All 42 voters in Vernon, Calif. turned out to support an election to decide three tax measures city leaders say is needed to close an $8 million budget gap, according to a Los Angeles Times report.

Officials had threatened deep cuts to the city's police and fire departments if the measures did not pass.

Only 112 people live in the city, but there are more than 1,800 businesses.

"More than anything, this vote is an acknowledgment in the city of Vernon that public safety is important," city spokesman Fred MacFarlane told the newspaper after Tuesday's balloting, adding that residents and businesses alike have made it clear that they don't want to contract out police and fire services.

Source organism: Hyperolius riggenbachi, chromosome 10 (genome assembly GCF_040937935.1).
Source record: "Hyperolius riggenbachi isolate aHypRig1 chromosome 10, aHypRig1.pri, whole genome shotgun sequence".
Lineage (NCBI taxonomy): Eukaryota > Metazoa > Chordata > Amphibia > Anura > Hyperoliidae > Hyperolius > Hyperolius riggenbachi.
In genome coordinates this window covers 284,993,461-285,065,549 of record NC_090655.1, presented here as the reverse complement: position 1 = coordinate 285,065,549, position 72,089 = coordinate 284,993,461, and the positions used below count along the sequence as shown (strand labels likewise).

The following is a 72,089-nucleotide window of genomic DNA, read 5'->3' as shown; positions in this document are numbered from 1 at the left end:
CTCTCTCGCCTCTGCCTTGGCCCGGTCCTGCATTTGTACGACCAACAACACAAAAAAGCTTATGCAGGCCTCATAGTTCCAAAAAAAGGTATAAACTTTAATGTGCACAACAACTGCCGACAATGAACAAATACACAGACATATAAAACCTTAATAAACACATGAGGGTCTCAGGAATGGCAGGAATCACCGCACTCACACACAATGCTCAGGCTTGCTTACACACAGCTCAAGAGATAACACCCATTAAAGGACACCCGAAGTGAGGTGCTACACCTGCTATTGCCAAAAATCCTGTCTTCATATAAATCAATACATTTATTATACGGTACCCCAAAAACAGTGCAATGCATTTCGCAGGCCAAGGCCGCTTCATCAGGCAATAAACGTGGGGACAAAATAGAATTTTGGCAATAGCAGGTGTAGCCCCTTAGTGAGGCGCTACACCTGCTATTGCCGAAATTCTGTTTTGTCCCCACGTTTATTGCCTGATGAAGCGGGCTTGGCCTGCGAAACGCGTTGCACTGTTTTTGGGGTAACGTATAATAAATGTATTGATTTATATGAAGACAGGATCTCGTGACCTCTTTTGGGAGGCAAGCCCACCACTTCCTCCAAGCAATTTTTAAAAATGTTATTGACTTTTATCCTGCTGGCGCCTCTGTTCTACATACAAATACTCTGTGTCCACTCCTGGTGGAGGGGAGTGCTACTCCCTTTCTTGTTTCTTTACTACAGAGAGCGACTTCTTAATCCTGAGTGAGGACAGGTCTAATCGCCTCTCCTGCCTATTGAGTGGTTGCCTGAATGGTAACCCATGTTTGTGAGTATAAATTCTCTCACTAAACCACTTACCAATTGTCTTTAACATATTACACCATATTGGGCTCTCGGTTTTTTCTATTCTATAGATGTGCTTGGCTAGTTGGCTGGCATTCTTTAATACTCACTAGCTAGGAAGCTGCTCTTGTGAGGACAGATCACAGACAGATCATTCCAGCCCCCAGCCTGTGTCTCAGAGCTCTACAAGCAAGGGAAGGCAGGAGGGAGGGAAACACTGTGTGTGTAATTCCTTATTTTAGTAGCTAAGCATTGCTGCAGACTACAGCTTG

The three measures projected to raise $8 million annually for the city received more than 80% of the vote.

Measure K, which increases the city's business license tax, is expected to inject $4.5 million annually into the city's coffers.

Measure L, a special parcel tax on non-residential lots, will bring in $1.9 million a year for 10 years. And Measure M, a 1% utility users tax, will raise an estimated $1.6 million before it sunsets in 2023.

Vernon, a tiny industrial town that in the past was dogged by corruption charges and election irregularities, has run deficits for more than 20 years, according to the newspaper.

In recent years, a series of bad investments, made worse by the troubled economy, have widened Vernon's budget gap. The fight to save the city from disincorporation in 2011 didn't help.

Since then, city leaders have made severe cuts and raised electric rates by about 40%.

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